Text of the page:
At a particular time during the liberation struggle a call was made to underground networks of banned political organisations, and by extension oppressed people, to make South Africa ungovernable. Such ends were to be achieved by prolonged industrial protests; civic marches; acts sabotage to vital cogs of the economy. And so the destruction of municipal buildings was generally accepted as revolutionary action since those institutions were the administrative instruments of a racist and illegitimate government. As the country became a democracy in 1994 it was expected that people, especially those who bore the brunt of the old order’s exclusionary policies, would come to understand that the institutions that previously worked against them now had a constitutional responsibility to serve them. Needless to say not everyone got the message because some people still think that looting and torching of public institutions is to spite the government without realizing that they are shooting themselves in the foot.
The recent burning of a library in Mohlakeng is the perfect example of that backward mentality that should’ve been discarded on 10 May 1994 when the late Nelson Mandela became president. The library is a sacrosanct apparatus in the delivery of information for both individual and communal development. In a country where books are particularly expensive, libraries bridge the gap between economics means and access to life improving information. Delivering a lecture titled “Why Our Future Depends On Libraries, Reading and Daydreaming”, the British writer Neil Gaiman said:” I was once in New York, and I listened to talk about the building of private prisons – a huge growth industry in America. The prison industry needs to plan its future growth – how many cells they are going to need? How many prisoners are there going to be, 15 years from now? And they found they could predict it very easily, using a pretty simple algorithm, based on asking what percentage of 10 and 11-year-olds couldn’t read. And certainly couldn’t read for pleasure.” Seen in the context of communities whose libraries have been burnt, can’t what happens in America also be local reality especially when one considers that libraries, beyond being repositories, are also sanctuaries for young people perceived as ‘uncool’ by their peers? The late Ray Bradbury, author of the acclaimed Fahrenheit 451, a book set in a futuristic society where the possession and reading of books is a crime against the state, once said in a Public Libraries interview: “I didn’t go to college, but when I graduated from high school I went down to the local library and I spent ten years there, two or three days a week, and I got a better education than most people get from universities. So I graduated from the library when I was twenty-eight years old.” In the absence of libraries because arson or cuts on public budgets, what/who will have carte blanche on the minds of former patrons of the necessary institution that’s a library and what will the social consequence be?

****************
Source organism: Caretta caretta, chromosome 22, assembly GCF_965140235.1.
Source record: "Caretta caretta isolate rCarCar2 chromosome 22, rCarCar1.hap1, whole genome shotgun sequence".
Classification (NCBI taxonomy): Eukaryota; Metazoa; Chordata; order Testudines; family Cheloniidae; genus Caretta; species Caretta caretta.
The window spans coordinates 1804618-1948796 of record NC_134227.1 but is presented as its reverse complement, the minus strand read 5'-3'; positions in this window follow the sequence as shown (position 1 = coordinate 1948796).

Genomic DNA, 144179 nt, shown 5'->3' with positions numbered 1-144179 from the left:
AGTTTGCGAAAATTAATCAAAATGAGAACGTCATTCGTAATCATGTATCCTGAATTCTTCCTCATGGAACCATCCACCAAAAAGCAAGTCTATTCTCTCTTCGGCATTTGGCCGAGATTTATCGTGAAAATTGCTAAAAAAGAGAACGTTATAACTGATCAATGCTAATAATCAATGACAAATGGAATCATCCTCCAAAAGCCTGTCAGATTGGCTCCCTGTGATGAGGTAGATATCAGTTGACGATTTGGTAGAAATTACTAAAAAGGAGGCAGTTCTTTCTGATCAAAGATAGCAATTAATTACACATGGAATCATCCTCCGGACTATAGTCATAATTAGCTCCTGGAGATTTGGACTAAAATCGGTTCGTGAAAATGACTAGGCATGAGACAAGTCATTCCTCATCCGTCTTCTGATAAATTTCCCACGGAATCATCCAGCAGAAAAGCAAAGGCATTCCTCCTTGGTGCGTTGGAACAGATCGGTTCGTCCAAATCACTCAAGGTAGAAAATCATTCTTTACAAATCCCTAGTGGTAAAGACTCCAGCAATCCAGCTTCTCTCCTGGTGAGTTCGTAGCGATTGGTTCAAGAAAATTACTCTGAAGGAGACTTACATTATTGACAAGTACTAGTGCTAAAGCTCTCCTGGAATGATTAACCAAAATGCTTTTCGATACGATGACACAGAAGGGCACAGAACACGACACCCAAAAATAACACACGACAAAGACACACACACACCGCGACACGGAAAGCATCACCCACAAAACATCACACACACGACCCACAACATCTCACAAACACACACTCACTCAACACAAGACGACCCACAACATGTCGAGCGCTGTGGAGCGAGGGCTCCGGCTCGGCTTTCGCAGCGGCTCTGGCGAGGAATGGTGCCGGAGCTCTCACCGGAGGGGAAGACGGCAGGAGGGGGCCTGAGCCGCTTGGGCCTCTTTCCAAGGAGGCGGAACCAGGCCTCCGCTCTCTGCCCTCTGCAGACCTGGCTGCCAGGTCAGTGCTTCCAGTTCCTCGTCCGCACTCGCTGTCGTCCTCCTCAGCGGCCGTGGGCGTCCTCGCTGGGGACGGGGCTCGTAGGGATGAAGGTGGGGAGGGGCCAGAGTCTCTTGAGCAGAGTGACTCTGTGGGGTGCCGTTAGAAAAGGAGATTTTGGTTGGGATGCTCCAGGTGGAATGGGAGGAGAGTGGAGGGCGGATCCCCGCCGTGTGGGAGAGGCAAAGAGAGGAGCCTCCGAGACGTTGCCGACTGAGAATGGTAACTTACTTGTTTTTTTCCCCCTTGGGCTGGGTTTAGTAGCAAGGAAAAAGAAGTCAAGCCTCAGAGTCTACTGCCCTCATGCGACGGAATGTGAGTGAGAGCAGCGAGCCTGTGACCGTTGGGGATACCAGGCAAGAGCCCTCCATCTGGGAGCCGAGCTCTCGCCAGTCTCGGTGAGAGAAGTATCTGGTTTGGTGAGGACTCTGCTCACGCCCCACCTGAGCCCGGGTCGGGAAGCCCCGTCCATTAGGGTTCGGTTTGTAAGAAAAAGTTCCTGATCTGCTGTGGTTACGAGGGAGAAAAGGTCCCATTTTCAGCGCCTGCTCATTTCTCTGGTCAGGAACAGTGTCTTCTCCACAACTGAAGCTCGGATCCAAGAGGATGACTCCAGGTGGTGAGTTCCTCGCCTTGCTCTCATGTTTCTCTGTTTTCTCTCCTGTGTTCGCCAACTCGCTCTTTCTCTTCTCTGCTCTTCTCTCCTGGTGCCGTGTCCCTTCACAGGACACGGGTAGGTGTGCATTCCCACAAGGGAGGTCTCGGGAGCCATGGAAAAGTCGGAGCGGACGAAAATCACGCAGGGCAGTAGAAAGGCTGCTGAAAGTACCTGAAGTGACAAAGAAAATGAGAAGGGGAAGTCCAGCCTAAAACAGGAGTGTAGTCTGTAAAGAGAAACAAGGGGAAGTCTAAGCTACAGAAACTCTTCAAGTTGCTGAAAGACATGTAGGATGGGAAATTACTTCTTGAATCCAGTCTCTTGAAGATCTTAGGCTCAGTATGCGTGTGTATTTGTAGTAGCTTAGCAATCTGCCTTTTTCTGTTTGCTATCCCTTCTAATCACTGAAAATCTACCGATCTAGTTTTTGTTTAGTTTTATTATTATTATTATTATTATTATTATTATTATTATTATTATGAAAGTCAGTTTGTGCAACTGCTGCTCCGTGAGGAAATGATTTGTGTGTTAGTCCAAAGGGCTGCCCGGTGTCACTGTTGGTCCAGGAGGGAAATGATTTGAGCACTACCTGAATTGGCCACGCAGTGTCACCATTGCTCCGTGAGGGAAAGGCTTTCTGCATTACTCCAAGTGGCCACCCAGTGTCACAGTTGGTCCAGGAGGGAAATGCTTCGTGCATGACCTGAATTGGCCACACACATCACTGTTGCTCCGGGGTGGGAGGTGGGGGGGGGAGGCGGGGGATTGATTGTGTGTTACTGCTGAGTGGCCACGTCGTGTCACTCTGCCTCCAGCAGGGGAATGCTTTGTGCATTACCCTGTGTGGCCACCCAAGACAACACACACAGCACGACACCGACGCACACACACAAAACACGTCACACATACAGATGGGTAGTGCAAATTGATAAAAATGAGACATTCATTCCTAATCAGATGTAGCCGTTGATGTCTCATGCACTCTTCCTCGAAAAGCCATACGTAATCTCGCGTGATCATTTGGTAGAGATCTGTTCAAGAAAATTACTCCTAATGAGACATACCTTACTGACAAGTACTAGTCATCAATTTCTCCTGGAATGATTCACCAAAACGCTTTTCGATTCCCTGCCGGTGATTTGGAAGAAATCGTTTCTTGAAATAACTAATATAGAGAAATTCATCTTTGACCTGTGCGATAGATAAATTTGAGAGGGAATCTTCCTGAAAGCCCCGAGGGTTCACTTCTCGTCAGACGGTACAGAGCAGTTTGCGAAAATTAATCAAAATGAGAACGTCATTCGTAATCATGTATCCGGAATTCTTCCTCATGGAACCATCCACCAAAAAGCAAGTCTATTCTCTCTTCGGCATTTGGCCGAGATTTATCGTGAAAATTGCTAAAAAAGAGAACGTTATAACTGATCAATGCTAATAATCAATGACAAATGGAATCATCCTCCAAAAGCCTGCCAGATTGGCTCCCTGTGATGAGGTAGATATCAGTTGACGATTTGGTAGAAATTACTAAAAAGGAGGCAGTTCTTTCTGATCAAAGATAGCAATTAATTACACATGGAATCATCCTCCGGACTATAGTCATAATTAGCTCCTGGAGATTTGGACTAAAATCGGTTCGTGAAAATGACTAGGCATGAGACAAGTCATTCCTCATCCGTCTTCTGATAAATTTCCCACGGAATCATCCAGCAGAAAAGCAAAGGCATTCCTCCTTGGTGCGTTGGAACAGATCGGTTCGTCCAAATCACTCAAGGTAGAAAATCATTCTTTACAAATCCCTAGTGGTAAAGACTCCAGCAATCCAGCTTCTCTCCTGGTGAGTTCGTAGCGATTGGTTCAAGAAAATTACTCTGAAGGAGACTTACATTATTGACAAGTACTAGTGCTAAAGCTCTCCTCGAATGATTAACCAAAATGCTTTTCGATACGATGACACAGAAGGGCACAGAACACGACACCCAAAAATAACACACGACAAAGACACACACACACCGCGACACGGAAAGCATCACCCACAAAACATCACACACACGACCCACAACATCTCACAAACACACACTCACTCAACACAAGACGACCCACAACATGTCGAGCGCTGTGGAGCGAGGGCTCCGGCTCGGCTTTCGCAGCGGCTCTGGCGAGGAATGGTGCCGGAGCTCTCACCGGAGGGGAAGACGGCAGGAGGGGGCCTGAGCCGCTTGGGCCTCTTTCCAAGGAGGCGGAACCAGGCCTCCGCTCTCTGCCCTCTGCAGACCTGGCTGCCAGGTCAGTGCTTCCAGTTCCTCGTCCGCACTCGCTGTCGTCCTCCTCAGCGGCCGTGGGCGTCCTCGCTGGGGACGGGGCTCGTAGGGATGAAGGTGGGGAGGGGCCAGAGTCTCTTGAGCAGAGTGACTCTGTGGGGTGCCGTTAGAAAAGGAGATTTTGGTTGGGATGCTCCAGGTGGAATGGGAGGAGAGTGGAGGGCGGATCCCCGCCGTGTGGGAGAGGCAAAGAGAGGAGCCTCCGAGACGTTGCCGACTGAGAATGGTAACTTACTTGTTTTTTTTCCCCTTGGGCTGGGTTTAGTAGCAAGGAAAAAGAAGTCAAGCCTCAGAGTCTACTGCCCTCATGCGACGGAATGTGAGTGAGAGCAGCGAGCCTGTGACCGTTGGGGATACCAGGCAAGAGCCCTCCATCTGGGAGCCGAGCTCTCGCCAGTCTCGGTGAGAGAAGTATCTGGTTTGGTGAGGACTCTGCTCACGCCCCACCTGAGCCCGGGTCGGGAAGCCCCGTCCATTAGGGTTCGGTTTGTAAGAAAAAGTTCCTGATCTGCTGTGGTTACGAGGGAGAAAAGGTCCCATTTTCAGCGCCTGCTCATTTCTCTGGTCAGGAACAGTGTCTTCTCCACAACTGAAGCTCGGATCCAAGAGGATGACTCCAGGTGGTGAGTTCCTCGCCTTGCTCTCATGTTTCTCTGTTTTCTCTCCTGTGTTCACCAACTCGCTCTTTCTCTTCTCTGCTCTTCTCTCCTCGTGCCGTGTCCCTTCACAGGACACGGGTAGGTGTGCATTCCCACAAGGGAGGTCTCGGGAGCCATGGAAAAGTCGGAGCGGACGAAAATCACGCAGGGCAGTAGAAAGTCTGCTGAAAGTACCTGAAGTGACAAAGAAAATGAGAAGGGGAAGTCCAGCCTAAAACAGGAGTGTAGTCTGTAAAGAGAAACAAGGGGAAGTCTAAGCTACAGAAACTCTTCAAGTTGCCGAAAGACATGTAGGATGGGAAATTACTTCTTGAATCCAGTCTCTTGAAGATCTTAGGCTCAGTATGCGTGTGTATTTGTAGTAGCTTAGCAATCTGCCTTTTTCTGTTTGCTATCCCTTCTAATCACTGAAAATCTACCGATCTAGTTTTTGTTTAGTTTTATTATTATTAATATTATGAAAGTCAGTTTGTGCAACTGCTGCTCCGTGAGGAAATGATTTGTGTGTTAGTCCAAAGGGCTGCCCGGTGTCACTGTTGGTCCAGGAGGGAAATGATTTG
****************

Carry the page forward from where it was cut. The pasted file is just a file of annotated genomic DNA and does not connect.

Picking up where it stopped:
I remember with great fondness the excitement I felt when I became aware of Heineman’s legendary African Writers Series at the Eskia Mphahlele Library. Here were numerous books at my disposal about the strife of colonialism, the jubilation and hopefulness of independence and the disappointing despotic regimes of the post-colonial setting. Of significance and concern was the notable reality that South Africa, the “exceptional one” of the continent, resembled trajectories described Ngugi wa Thiongo’s Matigari and Ayi Kwei Arharm’s The Beautiful Ones Are Not Yet Born. It was Gabriel Garcia Marquez’s pen that guided me through the tumultuous life of Latin America’s hero of independence, Simon “The Liberator” Bolivar, in The General In His Labyrinth.
While it’s true that libraries aren’t a silver bullet to whatever societal challenges that exist within areas they are found, it’s much better than their unavailability. During the Arab Spring in Egypt some protesters sought to destroy centuries-old information in Bibliotheca in Cairo only to be stopped by a human chain of fellow Egyptians refusing to allow political discontentment to damage the (inter)national jewel. So, when it’s all said and done and nothing but ashes remain where there was once the works of Wole Soyinka and Nadine Gordimer, where will our next Nobel Laureate come from? When Sol Plaatjie’s Native Life In South Africa is nothing but ashe, wouldn’t we lose the context of the land reform process? When the arsonists have had their way, would the same arsonists’ children be given an alternative place where they can probe the minds of the likes of Moeletsi Mbeki; Paulo Coelho; Adam Smith; Malcolm X; Phillippa Yaa Deviliers; Jean Paul Satre; Warren Buffet; John C. Maxwell; Adolf Hitler; Amilcar Cabral; Zukiswa Wanner; Herman Mashaba; Sidney Poiteir; Albert Einstein; Oprah Winfrey, Mahatma Gandhi; Karl Marx; Socrates; or Muzi Kuzwayo to mention but a very few?
If an alien landed on my doorstep and wanted to know about humans, I’d take it to a library since a library is the cheapest travel agency there is and its destruction is a disservice and a crime against the story of human development.